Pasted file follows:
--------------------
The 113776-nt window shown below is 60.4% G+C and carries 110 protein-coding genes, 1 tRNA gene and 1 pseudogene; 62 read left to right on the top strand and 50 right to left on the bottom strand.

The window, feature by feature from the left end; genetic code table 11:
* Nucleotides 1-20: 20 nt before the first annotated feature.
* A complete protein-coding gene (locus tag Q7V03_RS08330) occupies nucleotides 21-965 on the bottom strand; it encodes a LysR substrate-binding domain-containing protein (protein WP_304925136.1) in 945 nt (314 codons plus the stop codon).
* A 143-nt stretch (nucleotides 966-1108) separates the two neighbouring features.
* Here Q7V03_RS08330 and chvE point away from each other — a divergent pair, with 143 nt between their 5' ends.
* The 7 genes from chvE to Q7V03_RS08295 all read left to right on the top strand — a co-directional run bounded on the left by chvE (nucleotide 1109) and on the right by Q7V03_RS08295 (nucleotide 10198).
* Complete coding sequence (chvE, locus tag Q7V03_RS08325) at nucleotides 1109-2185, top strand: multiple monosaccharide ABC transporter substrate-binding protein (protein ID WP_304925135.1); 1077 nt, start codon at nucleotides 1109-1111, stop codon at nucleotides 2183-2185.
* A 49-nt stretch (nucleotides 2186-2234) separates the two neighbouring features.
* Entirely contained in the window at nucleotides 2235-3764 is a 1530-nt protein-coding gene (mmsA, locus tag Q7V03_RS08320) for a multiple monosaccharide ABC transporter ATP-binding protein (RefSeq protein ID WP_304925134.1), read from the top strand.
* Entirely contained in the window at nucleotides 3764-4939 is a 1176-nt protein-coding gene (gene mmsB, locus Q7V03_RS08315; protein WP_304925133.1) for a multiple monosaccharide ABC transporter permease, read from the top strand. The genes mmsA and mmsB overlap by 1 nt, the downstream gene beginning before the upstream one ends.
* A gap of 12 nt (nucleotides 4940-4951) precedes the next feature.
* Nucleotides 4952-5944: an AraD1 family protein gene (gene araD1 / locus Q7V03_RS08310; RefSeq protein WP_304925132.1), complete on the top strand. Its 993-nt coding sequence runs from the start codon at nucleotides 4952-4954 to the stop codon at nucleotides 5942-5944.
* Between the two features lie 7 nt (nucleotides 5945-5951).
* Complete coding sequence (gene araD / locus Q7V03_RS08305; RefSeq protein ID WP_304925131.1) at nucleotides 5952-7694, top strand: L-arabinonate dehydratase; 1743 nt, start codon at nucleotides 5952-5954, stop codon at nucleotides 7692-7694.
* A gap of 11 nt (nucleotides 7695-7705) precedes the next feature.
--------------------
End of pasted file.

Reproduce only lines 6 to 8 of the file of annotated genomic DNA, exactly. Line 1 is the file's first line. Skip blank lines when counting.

* Here Q7V03_RS08330 and chvE point away from each other — a divergent pair, with 143 nt between their 5' ends.
* The 7 genes from chvE to Q7V03_RS08295 all read left to right on the top strand — a co-directional run bounded on the left by chvE (nucleotide 1109) and on the right by Q7V03_RS08295 (nucleotide 10198).
* Complete coding sequence (chvE, locus tag Q7V03_RS08325) at nucleotides 1109-2185, top strand: multiple monosaccharide ABC transporter substrate-binding protein (protein ID WP_304925135.1); 1077 nt, start codon at nucleotides 1109-1111, stop codon at nucleotides 2183-2185.